For inspiring stories to prepare you for your Arctic adventure, check out these books:
- Last Night in Nuuk – Niviaq Korneliussen
- Arctic Dreams – Barry Lopez
- Sanaaq: An Inuit Novel – Mitiarjuk Nappaaluk
- The Ice Museum: In Search of the Lost Land of Thule – Joanna Kavenna
- Cold: Adventures in the World’s Frozen Places – Bill Streever
- The Solitude of Thomas Cave – Georgina Harding
- An African in Greenland – Tete-Michel Kpomassie
The food served on our cruise ships is prepared by a team of professional chefs. Breakfasts and lunches tend to be buffet style, with dinners generally served at your table and usually featuring three courses. A vegetarian choice is always offered, but please let us know at the time of booking if you have any other dietary requirements.
If you have any dietary requirements or food allergies, please let us know before the trip starts. If you have a more restrictive dietary requirement (such as vegan, gluten intolerance or fructose intolerance) it is likely you can be catered for. Unfortunately, we are unable to cater for a traditional kosher diet.
Afternoon tea, featuring baked goods, is served daily. Coffee, tea and cocoa are available round the clock.
Tourism and cruise activities in the Arctic operate within a comprehensive framework of international and national laws and regulations to ensure safety and preservation of the environment. You will be briefed before and during your trip on how to be respectful, environmentally friendly and stay safe during the expedition. Below are a few things you can do to limit your impact and protect the polar environment.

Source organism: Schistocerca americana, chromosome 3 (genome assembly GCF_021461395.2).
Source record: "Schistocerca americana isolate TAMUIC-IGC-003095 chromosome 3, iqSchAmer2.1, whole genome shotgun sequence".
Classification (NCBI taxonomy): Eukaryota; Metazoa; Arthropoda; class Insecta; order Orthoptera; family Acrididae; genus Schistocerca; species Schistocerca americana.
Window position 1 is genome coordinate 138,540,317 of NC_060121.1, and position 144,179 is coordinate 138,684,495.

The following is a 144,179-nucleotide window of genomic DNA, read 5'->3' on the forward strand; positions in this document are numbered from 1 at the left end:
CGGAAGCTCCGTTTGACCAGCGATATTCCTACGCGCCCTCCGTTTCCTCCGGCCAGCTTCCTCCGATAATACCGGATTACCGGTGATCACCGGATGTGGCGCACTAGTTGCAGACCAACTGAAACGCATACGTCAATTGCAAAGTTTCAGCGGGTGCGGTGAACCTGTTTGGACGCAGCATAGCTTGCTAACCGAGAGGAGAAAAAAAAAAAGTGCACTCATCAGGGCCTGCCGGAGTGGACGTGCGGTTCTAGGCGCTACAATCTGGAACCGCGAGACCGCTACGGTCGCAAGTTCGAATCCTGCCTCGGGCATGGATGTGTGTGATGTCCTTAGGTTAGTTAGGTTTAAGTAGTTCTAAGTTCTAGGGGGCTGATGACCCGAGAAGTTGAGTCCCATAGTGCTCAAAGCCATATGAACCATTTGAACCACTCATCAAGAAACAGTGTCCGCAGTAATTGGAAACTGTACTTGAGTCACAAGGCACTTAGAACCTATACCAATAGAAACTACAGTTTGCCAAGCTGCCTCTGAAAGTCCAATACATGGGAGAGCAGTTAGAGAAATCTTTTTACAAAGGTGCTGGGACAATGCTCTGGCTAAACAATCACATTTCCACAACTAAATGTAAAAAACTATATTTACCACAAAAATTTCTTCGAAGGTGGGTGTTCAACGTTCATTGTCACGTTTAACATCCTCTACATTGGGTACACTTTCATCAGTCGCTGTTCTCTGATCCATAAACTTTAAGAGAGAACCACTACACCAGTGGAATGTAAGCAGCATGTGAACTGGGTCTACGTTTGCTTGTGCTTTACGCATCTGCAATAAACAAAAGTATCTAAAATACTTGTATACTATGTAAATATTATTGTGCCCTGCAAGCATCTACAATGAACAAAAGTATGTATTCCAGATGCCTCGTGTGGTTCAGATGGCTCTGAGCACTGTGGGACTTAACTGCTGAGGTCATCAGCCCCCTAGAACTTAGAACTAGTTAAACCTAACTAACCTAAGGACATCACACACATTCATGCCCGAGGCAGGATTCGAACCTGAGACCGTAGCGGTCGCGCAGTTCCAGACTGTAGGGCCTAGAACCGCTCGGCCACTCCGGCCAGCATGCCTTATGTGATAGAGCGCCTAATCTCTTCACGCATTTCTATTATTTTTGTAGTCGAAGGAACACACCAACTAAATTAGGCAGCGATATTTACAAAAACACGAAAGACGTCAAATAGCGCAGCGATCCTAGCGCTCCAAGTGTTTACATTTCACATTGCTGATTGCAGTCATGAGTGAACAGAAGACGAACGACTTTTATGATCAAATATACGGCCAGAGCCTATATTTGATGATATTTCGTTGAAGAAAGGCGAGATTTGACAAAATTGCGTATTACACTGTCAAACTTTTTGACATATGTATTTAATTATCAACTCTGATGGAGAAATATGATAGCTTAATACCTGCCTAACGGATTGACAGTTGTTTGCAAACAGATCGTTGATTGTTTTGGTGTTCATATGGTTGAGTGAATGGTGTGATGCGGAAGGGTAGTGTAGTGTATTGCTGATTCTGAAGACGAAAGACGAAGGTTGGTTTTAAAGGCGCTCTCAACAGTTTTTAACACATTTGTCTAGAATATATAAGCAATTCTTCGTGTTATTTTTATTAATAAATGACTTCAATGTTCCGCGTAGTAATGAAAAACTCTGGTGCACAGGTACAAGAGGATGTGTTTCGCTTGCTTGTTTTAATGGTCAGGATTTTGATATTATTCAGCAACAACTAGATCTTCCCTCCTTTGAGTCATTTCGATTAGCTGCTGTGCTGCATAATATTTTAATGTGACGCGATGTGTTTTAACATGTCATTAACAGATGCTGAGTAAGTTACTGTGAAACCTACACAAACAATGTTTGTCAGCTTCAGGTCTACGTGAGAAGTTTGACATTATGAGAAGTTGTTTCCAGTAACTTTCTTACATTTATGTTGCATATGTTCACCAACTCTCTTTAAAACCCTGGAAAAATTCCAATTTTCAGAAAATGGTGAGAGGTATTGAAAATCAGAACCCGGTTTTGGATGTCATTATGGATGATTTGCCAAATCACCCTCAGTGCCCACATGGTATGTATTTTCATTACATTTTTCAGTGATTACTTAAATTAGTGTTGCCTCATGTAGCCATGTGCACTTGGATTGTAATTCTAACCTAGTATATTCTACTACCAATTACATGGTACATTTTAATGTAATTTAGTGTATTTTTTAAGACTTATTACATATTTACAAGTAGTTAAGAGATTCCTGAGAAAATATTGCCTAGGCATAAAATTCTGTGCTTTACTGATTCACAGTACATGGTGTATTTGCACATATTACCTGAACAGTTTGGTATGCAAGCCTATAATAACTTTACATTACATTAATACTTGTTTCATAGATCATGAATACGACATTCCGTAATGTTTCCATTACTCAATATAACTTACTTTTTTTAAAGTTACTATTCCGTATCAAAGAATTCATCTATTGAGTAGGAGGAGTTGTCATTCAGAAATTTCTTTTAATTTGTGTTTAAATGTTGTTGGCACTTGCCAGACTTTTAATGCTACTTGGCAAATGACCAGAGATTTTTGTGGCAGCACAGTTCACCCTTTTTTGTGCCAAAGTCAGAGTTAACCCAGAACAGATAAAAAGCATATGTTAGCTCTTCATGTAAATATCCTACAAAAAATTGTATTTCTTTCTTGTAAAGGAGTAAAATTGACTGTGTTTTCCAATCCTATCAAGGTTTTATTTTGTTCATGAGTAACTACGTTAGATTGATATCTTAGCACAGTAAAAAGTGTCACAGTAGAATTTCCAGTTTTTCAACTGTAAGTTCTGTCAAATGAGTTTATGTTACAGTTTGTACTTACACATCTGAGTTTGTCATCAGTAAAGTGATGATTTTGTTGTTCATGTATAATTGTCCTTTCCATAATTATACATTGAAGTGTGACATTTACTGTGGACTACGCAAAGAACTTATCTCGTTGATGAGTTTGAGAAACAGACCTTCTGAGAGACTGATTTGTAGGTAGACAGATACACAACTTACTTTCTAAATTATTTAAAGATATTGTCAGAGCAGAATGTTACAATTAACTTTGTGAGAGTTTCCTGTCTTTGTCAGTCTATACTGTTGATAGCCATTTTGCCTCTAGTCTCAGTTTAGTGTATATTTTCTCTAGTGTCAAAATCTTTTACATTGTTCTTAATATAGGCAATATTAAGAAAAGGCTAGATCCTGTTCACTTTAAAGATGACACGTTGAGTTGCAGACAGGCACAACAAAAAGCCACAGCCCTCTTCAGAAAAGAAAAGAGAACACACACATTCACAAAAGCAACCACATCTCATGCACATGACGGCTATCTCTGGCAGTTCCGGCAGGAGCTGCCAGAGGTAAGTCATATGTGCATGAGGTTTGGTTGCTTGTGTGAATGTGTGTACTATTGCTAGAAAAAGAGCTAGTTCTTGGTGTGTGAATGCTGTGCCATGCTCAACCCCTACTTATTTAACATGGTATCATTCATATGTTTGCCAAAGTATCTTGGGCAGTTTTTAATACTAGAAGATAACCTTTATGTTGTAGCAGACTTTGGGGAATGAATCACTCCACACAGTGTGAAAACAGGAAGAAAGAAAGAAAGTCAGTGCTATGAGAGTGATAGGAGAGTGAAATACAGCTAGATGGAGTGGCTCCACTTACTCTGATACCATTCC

Top responsible travel tips for the Arctic:
- Don’t use aircraft, vessels, small boats or other means of transport in ways that disturb wildlife, either at sea or on land.
- Don’t feed, touch, or handle animals, and don’t approach or photograph them in ways that can cause them to alter their behaviour. Special care is needed when animals are breeding or moulting.
- Don’t damage plants – for example, by walking, driving, or landing on extensive moss beds or lichen-covered scree slopes.
- Don’t take ‘souvenirs’ of natural materials like rocks.
- Keep noise to a minimum to avoid frightening wildlife.
- Don’t damage, remove, or destroy historic sites or monuments or any artefacts associated with them.
- Don’t interfere with scientific research facilities or equipment.
- Avoid smoking anywhere but the designated smoking section of your expedition vessel.
We’re the world’s largest carbon neutral travel company and since 2010 we have offset the emissions generated by all of our trips, including our Arctic expeditions.